I was flying home from San Diego yesterday morning, and I decided to buy a copy of USA Today to keep me occupied for the flight. As I was flipping through I came across an interesting headline:

A’s on the rise in U.S. report cards, but SAT scores founder

The article centers around research conducted by Michael Hurwitz of College Board and Jason Lee, a graduate student at the University of Georgia. In an extensive study they found that the percentage of students graduating with an “A” average has risen to 47% from 38.9% since 1998. That’s nearly a 10% increase in 19 years.

Interestingly, despite the rise in GPAs, SAT scores have dropped to 1002 from 1026 during that same time.

And the researches found that this phenomenon was happening three times as much at private schools than at public schools.

In the Past

When counseling students on college admissions, I always advise that students are judged based on three important criteria, each having equal weight:

  1. Grades – 33%
  2. ACT/SAT Scores – 33%
  3. Qualitative Information (resume, essays, recommendation letters) – 33%

In this situation, a student with weak ACT/SAT scores or weak extracurriculars can compensate with excellent grades and still have a good chance of admission into a competitive college. This is particularly true in Texas with the top 10% rule. As the article points out, however, more and more states are going away from ranking. I don’t think this will happen in Texas any time soon, but one never knows for sure.

What’s Changed?

During my three years as a high school counselor, I have seen firsthand how grades have become inflated. Colleges are also figuring this out and putting less emphasis on grades, which are certainly less of a predictor for college readiness than in the past. In fact, I’ve spoken to numerous college admission reps who say they rank all candidates based on the colleges’ own formulas. That allows the colleges to compare students in an “apples to apples” format rather than look at inflated GPAs from one school compared to non-inflated GPAs from another.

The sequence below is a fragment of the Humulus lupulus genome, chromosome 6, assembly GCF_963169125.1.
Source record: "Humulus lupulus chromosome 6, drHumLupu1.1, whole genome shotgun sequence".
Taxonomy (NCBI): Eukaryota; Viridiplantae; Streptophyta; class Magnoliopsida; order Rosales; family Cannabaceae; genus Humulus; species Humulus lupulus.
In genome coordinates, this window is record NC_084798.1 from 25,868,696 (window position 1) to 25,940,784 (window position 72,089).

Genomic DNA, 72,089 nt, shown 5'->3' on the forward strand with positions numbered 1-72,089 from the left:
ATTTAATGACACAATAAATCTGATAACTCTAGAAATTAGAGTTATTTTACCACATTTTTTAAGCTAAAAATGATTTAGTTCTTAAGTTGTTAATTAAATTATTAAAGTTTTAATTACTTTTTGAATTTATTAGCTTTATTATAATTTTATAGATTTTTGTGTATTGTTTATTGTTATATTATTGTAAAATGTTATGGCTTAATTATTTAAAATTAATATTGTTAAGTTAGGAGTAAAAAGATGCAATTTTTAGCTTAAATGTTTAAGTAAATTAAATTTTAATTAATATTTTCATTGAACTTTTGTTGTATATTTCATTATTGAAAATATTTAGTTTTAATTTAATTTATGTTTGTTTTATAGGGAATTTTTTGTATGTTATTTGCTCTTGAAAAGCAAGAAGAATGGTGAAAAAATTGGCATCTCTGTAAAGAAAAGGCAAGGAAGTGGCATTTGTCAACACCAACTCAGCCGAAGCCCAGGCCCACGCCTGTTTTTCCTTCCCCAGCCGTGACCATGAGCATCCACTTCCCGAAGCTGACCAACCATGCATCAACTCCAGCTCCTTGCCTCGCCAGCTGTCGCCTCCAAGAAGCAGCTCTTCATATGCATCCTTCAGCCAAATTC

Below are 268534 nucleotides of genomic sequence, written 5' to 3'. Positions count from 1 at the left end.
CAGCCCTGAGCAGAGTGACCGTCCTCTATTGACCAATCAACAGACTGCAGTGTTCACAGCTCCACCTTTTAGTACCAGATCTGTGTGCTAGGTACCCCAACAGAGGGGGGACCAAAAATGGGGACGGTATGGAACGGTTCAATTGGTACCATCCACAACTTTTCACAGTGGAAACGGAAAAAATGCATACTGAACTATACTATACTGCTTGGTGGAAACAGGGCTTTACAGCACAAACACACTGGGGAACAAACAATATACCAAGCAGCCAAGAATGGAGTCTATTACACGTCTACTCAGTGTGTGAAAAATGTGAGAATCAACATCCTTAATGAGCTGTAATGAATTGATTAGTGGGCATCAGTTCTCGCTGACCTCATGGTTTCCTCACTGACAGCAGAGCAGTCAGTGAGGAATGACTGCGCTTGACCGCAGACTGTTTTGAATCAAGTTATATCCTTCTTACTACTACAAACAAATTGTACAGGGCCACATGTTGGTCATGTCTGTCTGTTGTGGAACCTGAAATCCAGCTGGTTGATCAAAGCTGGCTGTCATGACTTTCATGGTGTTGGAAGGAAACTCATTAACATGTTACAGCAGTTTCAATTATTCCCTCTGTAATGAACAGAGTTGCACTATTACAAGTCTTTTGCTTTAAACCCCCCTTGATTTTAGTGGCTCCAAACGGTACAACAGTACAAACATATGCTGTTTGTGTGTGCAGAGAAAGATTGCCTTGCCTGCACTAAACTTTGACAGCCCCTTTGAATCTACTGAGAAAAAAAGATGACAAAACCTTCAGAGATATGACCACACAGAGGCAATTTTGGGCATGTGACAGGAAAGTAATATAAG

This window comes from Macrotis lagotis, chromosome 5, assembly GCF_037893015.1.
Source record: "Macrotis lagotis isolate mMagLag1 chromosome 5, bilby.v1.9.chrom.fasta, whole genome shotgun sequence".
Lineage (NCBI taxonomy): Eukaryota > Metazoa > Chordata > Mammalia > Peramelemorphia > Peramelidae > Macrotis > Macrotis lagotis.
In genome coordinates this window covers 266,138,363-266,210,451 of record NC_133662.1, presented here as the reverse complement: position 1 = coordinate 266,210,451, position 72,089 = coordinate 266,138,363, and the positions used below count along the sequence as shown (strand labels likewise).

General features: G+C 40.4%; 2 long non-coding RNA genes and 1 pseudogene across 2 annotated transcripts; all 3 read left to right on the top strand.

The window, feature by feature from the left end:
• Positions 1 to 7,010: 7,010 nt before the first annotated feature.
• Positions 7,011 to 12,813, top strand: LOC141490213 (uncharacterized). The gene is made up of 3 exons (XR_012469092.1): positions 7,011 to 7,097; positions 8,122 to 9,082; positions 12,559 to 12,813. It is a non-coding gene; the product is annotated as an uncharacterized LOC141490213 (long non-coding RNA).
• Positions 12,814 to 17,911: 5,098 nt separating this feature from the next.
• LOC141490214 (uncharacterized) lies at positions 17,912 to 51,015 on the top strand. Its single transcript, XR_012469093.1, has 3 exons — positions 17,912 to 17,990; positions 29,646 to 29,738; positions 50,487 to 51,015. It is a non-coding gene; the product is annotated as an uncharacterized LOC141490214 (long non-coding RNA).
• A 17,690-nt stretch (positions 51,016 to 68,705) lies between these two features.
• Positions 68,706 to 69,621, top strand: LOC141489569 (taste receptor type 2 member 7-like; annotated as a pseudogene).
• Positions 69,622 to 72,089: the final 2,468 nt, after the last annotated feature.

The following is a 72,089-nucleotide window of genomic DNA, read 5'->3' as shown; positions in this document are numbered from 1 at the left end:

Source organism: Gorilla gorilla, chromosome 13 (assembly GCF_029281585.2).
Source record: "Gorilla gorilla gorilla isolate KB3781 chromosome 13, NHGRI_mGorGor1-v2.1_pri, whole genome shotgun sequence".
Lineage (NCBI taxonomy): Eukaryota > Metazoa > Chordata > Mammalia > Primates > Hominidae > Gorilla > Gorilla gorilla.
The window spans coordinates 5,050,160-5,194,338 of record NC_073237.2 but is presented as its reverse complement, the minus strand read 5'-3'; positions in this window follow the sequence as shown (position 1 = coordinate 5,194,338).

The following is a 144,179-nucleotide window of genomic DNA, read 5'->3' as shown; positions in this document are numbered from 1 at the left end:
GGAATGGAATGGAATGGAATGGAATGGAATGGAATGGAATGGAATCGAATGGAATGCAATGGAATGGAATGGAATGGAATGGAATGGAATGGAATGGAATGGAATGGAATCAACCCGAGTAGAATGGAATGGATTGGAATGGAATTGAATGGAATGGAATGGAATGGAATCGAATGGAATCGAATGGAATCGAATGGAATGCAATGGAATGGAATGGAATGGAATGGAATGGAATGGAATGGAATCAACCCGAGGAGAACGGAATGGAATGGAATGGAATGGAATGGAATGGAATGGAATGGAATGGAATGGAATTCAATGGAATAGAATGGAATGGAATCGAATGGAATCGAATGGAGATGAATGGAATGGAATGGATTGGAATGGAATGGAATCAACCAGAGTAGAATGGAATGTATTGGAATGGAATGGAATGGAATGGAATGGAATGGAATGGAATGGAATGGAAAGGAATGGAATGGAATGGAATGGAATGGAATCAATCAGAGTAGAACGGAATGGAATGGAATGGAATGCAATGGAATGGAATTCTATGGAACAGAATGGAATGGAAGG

Simply put, a high GPA at an “easy” school does not necessarily look better to colleges than an average GPA from a hard school.

In the Future

With GPAs and grades becoming less reliable indicators of college readiness, more and more colleges will start placing less emphasis on them. The article only confirms what I already thought; the weight of each of the three criteria has changed:

  1. Grades – 20%
  2. ACT/SAT Scores – 40%
  3. Qualitative Information – 40%

In contrast to the above weights, students can no longer overcome a lack of extracurriculars and low ACT/SAT scores by having higher grades. Colleges know grades are inflated, so grades therefore are becoming less emphasized in the admissions process.

Now, I’m not saying grades don’t matter…quite the opposite. Students in the top 10% in Texas will have their pick of colleges. But bad grades can easily sabotage an application despite high achievement in the other areas. So make sure you maintain solid grades.

And this all fits with what I see as a high school counselor. We have numerous students who fall in the middle of the class rank yet still get into competitive colleges. The secret is either high ACT/SAT scores or exemplary extracurricular participation.

So, my advice to students who aspire to attend a competitive college:

  • Start your ACT/SAT prep early, likely in the summer before your junior year and get the best score possible.
  • Find extracurricular activities and community service that you truly enjoy and immerse yourself in them on a consistent basis.

If you focus on these two areas and continue to get good (not necessarily great) grades, then I guarantee you will have a long list of colleges from which you can choose.